Note: A lot of the ideas here came from a conversation I had with Greg Schlomoff. We were talking about the impact Google has had on the world versus Facebook, which lead to a conversation about Google Glass.

Call me short sighted, but I really don’t think there’s much of a future for Google Glass or the new Pulse by Withings.

Why you ask? Well, that’s easy:

Google Glass forces me to adopt a new device, instead of replacing an old one.

I don’t wear glasses. I don’t carry a small 8 gram rectangular device to clip onto my belt. I carry a phone, I sometimes wear a watch, and I wear a belt. I don’t wear any bracelets, I don’t wear glasses.

If you want me to start carrying a new device, you have to offer me an incredible value proposition, that none of my current devices offer. In the case of Google glass, it does may of the same things my cell phone does, but it doesn’t REPLACE my cell phone.

If it made glasses better (for those who wore them), then it would have a significant value proposition for that demographic. Problem is…people who wear glasses can’t wear Google Glass. The one demographic they could have gotten traction with, they cut out of their beta.

It’s not a micro improvement on something we already use, it’s a completely new device.

The iPhone worked because it created an incremental improvement around the user experience of telephones. Smart Phones already existed, people were already using portable devices as joint telephones and computing devices. (Ah, the ol’ Palm Pilot. I miss it at times). What Apple did is it created a device that enabled you to interact with it in a differentiated manner (the swipe touchscreen), with a powerful user experience around their apps, their unique operating system.

It even cannibalized a very important part of its business: The iPod. It effectively integrated the iPod into a the phone, and made it so we had to carry one less device in our lives.

The iPhone made what I already had in my pocket, so much better.

If Glass, or Pulse, or any of these wearable device companies truly wanted to get early adoption, they’d focus on creating devices that replace any items I currently have. Why not create a watch or a belt or belt buckle?

I don’t buy the efficiency argument.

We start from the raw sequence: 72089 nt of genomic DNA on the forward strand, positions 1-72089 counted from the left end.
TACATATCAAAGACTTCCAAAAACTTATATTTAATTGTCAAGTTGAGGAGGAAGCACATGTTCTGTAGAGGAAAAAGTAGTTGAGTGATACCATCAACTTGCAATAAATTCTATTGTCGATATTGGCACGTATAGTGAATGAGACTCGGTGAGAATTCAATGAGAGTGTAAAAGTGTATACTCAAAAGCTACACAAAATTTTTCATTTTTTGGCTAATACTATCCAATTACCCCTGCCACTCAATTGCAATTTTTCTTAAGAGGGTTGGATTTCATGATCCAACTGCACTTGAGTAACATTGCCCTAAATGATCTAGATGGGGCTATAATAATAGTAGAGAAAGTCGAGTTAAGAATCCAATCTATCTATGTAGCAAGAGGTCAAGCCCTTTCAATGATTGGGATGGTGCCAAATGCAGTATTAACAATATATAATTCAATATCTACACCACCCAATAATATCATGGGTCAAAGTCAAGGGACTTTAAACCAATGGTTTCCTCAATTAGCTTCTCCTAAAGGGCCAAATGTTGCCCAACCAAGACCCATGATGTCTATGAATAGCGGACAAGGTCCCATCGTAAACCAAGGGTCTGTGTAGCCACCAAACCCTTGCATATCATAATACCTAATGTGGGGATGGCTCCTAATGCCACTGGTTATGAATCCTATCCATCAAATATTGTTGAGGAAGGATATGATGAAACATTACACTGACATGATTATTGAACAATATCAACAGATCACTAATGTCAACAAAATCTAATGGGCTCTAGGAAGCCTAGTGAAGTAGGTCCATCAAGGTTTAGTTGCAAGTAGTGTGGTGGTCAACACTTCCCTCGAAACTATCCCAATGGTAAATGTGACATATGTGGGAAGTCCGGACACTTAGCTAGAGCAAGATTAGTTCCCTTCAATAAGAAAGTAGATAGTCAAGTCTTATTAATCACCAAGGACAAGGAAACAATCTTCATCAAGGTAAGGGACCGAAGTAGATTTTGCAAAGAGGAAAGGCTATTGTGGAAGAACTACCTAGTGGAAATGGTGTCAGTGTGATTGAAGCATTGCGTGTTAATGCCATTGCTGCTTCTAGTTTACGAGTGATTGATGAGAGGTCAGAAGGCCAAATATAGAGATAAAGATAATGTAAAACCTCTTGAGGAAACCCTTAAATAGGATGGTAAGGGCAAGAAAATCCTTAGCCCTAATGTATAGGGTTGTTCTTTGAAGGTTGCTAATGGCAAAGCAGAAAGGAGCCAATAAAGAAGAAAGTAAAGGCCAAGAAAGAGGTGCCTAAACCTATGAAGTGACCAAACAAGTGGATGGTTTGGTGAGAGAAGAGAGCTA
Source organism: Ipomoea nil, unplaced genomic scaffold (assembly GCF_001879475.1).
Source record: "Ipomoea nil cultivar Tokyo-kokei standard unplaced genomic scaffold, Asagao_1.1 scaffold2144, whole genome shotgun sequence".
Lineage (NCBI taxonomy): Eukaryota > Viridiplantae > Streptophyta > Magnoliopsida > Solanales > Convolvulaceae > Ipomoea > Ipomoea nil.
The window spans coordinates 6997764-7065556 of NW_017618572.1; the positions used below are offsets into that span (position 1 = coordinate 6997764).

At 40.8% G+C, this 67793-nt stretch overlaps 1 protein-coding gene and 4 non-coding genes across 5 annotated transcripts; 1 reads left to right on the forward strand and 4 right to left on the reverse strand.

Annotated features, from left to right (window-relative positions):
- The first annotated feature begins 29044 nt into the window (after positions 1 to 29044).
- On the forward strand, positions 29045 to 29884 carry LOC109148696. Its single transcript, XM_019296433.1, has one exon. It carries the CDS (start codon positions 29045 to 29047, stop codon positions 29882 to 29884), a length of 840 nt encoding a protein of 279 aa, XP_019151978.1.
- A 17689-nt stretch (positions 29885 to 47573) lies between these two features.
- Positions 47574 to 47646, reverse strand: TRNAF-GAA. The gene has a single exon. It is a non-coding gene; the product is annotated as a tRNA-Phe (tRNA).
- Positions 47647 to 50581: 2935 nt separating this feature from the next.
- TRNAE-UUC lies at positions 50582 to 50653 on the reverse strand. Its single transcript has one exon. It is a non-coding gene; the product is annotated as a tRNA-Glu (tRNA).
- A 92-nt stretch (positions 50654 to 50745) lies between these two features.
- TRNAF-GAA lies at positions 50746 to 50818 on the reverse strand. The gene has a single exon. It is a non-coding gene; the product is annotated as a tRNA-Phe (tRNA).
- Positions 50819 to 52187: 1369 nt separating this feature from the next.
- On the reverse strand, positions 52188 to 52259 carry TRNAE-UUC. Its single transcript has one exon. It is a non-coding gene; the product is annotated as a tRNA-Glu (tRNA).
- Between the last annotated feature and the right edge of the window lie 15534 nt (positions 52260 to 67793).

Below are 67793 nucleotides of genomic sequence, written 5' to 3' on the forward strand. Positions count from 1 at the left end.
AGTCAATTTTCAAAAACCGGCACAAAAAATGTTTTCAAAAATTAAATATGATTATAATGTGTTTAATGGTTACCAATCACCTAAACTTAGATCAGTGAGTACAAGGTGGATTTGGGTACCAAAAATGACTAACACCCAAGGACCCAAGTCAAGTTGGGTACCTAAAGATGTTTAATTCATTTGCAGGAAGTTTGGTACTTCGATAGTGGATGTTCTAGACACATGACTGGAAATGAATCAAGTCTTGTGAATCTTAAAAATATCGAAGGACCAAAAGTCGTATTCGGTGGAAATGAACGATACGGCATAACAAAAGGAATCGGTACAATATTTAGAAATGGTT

The argument is that it will make it so I don’t have to pull out my phone every time I want to do something. Fair enough. Is that a really big pain point though? Do I complain every time I have to pull out my phone to take a picture? No - I don’t. There have been maybe two occasions in my entire life where I missed a cool picture because I couldn’t whip my phone out fast enough. That opportunity cost doesn’t justify adding the burden of glasses to my face permanently.

The feedback I keep hearing from people is that the user experience is awkward. The tilt your head back + voice command platform is disruptive, and somewhat antisocial. If efficiency was one of the maind rivers of adoption, they should have focused more intently on the user experience of Glass. Bad UX doesn’t translate to a more efficient platform, no matter how manys teps were cut.

Additionally, The cost of adding something to my face significantly outweighs the benefits of efficiency.

It’s a physical barrier between the wearer and the world

I feel this every time i talk to someone who has Google Glasses on. IT’s hard to explain, but I feel like there’s a barrier between us - I wonder if they’re going to interact with Glass at some point and do something in the middle of our conversation. It feels like they have their phone out, and they’re about to make a call, but are trying to talk to me at the same time - I’m not sure whether our conversation should be brief, or if I should be trying to meaningfully engage with the person.

Some people also seem to feel threatened by Google Glass. They wonder if they’re being recorded, and they feel like the tool could be used against them in some way.

As Greg put it, Google Glass is the equivalent of flying cars, We’ve had flying cars for some time now, but they haven’t been adopted. It’s one of those things that sounds cool to us nerds, but is wholly unpractical.

Now, you could argue that some of the arguments made above will simply go away as we get accustomed to interacting with Glass (both as wear-ers and outsiders). I don’t think that’s right. I think the culmination of all of these negatives significantly outweighs the benefits Glass adds to our lives, and that they will keep Glass from being adopted.

Google Glass will add a significant burden to my life, and it’s unclear what the advantages are. I’m going to look weird. I don’t wear glasses. It’s not replacing anything, it’s going to be IN ADDITION to what I have. With google glass I’m going to have two ways to take pictures, two ways to see if I have any new messages, two ways to do X. It may do some things better than my phone, but it isn’t replacing my phone.

If it replaced my watch, however, that would be a different story. IT’s easy to add a lot of value veyond telling time, and I think I’m ready for a new watch anyways.